$_GET=array_map('stripslashes_deep', $_GET);
    $_COOKIE=array_map('stripslashes_deep', $_COOKIE);
    $_REQUEST=array_map('stripslashes_deep', $_REQUEST);

place this code at the very top of your scripts, or even in the configuration file

That’s all, your problem solved.

Or, you could just disable magic quotes and get on with things.
After all, it won’t even exist with PHP 6.0 so it’s useful to get used to things now.

the malicious attack could be something as simple as

this would delete your whole database

A very good page about this is SQL Injection Attacks by Example

One note 2 WorldNews
At the moment you have already spoiled data in your database.
If there’s just test data and can be deleted - just delete it.
I there is something important, it must be cleaned out.

so to KISS,

mysql_real_escape_string() will insert a SQL native backslash to string containing ’ or ", that this SQL native backslash will not exist/visible outside the database?

it is the magic quotes that adds a backslash to string with ’ or " even if the string comes right out of database is plain ’ " like O’connor ?


first, string O’connor is stored into database with backslash by mysql_real_escape_string() – so it’s O’/connor inside database

then database feeds string as O’connor not O’/connor before processed by PHP.

finally, magic quotes adds a blackslash to O’connor and now become O’/connor, which is out put to browser.

am i right?

i think it is an important knowledge to keep in mind, since we now must mysql_real_escape_string() again for even the datas retrieved from TABLE 1 which we will insert into TABLE 2.

because datas retrieved from TABLE 1 is just a plain ’ or " like O’connor, even they were escaped before by mysql_real_escape_string()

now i can tell you how i hate magic quotes!

am i right?

Quite contrary :).
there are 2 kinds of magic quotes - magic_quotes_gpc and magic_quotes_runtime
second one will act as you described, adding a backslash to the data retrieved from the database. But it almost always turned off by default. Can be turned off manually, using set_magic_quotes_runtime(FALSE) to be sure.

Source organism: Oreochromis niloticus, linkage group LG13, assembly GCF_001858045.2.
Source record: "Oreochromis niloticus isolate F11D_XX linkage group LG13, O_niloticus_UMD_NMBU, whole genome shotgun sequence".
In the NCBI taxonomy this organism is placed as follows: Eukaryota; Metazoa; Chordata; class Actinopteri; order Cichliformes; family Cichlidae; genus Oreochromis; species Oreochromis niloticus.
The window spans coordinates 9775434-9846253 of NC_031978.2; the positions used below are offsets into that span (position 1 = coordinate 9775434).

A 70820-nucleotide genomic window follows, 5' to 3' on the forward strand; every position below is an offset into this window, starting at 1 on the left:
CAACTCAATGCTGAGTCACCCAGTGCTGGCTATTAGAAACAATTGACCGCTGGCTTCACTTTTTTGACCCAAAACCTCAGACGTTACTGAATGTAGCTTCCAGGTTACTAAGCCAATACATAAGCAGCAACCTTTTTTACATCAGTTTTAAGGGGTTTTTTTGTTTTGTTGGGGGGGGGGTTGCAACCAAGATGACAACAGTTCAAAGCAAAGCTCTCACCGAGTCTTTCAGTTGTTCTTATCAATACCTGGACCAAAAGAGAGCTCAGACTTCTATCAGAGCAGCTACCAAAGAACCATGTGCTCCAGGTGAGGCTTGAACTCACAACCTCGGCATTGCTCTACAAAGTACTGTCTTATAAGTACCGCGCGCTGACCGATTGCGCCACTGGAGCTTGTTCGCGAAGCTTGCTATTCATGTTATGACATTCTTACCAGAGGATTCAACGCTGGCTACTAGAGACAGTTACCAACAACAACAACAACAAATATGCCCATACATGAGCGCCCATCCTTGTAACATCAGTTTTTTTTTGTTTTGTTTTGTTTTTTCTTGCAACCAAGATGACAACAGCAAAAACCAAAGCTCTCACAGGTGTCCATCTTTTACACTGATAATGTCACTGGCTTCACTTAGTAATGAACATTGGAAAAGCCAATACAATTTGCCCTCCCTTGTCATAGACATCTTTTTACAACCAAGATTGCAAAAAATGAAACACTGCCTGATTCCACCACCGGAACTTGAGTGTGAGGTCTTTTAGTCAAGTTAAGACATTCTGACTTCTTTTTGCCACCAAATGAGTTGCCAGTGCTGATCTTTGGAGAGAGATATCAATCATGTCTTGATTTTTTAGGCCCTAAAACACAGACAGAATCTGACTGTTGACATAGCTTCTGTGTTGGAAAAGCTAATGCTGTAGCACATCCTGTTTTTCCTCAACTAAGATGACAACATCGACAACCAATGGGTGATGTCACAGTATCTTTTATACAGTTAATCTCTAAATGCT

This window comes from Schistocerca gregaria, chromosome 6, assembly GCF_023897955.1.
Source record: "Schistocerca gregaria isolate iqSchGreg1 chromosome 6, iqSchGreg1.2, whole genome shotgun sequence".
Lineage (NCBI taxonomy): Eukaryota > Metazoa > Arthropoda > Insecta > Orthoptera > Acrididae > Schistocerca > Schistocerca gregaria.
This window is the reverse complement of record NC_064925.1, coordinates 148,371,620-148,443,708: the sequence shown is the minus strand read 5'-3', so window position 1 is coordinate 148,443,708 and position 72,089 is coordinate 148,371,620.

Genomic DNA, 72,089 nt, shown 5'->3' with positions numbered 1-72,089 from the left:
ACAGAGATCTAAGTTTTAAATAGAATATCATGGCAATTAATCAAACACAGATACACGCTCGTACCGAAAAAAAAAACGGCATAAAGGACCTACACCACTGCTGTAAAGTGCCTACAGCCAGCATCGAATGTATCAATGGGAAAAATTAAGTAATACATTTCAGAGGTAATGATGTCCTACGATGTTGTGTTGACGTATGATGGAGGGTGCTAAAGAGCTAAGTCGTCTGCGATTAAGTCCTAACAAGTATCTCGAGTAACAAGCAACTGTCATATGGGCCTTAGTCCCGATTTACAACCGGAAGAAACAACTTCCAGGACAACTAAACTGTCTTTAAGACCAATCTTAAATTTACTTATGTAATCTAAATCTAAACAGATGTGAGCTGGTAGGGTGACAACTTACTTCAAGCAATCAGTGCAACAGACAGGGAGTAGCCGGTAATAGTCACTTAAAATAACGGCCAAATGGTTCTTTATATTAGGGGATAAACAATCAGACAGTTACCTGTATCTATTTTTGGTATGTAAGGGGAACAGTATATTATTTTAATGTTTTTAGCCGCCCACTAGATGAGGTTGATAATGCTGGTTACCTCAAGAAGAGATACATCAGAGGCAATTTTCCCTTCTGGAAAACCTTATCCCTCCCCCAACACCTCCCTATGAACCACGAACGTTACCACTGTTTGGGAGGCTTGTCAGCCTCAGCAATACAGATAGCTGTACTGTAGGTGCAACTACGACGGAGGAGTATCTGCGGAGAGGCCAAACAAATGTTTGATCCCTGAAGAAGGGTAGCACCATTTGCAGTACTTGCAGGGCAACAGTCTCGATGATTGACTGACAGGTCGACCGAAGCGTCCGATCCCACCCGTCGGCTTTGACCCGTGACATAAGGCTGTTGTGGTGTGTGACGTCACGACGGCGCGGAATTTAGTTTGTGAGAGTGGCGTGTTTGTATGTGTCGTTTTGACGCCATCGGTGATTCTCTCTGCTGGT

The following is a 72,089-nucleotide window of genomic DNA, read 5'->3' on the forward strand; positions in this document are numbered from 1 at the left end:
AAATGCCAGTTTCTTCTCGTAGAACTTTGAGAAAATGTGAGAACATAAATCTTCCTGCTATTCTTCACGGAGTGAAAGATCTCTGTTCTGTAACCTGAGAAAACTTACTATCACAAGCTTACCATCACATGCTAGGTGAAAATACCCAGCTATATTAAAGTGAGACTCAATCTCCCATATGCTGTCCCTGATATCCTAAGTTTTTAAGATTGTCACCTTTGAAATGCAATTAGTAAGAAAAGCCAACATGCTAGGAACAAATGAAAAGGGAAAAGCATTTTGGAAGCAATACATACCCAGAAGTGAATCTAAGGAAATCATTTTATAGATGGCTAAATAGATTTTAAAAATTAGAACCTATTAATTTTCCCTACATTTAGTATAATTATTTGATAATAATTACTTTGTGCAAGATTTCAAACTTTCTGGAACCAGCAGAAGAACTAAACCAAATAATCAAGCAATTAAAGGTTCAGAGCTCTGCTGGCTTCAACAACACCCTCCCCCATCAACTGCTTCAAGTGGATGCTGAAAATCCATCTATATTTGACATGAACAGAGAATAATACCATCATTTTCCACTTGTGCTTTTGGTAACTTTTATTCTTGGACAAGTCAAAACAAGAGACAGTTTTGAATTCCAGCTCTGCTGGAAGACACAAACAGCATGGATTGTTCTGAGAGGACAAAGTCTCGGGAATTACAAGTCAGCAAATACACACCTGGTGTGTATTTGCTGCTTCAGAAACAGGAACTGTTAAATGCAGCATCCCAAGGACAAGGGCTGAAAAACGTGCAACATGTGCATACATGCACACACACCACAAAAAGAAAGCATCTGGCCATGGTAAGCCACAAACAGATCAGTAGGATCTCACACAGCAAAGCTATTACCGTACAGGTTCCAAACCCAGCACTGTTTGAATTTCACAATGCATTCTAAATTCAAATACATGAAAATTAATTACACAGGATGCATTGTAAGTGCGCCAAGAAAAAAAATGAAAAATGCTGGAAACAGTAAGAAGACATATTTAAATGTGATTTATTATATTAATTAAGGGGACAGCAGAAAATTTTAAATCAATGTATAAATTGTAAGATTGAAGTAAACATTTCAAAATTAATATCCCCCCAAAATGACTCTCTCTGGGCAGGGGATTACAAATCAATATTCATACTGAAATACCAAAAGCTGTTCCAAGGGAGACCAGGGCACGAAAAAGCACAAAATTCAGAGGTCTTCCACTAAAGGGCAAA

But we were talking of magic_quotes_gpc, which adds these garbage backslashes to the data that coming from the outside. So, corrected Example:–

  1. first, string O’connor were posted from the form in the user’s browser.

  2. magic quotes adds a blackslash to O’connor and now become O\'connor

  3. mysql_real_escape_string() adds another slash for the each special character, and our poor fellow become O\\\'connor

  4. Once this string goes to the database, one pair of slashes get stripped off, so, O\'connor again. And forever.

To make it right way we have to either eliminate item 2 by setting magic_quotes_gpc directive to off, or disable it’s mean trick by using stripslashes_deep code I posted above.

See also:

craqgerbil, we are talking about someone tampering with data from a drop down list to add a ’ which would cause a MySQL error for that submission, something that would affect them only.

So how do you go from creating a browser warning that MySQL could not add your data, due to you having added a ’ to an item from the drop down list to being able to issue a command to the MySQL such as “Drop database”???